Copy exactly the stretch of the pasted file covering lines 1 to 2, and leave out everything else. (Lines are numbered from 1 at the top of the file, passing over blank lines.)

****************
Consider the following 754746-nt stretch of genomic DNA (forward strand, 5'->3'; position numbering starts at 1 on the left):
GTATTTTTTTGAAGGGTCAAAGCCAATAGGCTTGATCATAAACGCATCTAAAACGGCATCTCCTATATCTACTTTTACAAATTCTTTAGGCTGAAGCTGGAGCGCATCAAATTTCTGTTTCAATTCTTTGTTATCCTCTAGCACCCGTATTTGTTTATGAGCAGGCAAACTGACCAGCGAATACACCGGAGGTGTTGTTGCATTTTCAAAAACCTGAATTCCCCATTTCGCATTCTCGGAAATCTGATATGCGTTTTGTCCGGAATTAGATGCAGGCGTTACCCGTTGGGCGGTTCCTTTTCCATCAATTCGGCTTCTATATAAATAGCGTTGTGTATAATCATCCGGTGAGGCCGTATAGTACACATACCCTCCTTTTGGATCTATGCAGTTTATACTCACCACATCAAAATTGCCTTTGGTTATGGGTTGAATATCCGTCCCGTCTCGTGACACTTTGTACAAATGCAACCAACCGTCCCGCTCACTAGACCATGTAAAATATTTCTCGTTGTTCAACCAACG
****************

Consider the following 754746-nt stretch of genomic DNA (forward strand, 5'->3'; position numbering starts at 1 on the left):
GTATTTTTTTGAAGGGTCAAAGCCAATAGGCTTGATCATAAACGCATCTAAAACGGCATCTCCTATATCTACTTTTACAAATTCTTTAGGCTGAAGCTGGAGCGCATCAAATTTCTGTTTCAATTCTTTGTTATCCTCTAGCACCCGTATTTGTTTATGAGCAGGCAAACTGACCAGCGAATACACCGGAGGTGTTGTTGCATTTTCAAAAACCTGAATTCCCCATTTCGCATTCTCGGAAATCTGATATGCGTTTTGTCCGGAATTAGATGCAGGCGTTACCCGTTGGGCGGTTCCTTTTCCATCAATTCGGCTTCTATATAAATAGCGTTGTGTATAATCATCCGGTGAGGCCGTATAGTACACATACCCTCCTTTTGGATCTATGCAGTTTATACTCACCACATCAAAATTGCCTTTGGTTATGGGTTGAATATCCGTCCCGTCTCGTGACACTTTGTACAAATGCAACCAACCGTCCCGCTCACTAGACCATGTAAAATATTTCTCGTTGTTCAACCAACG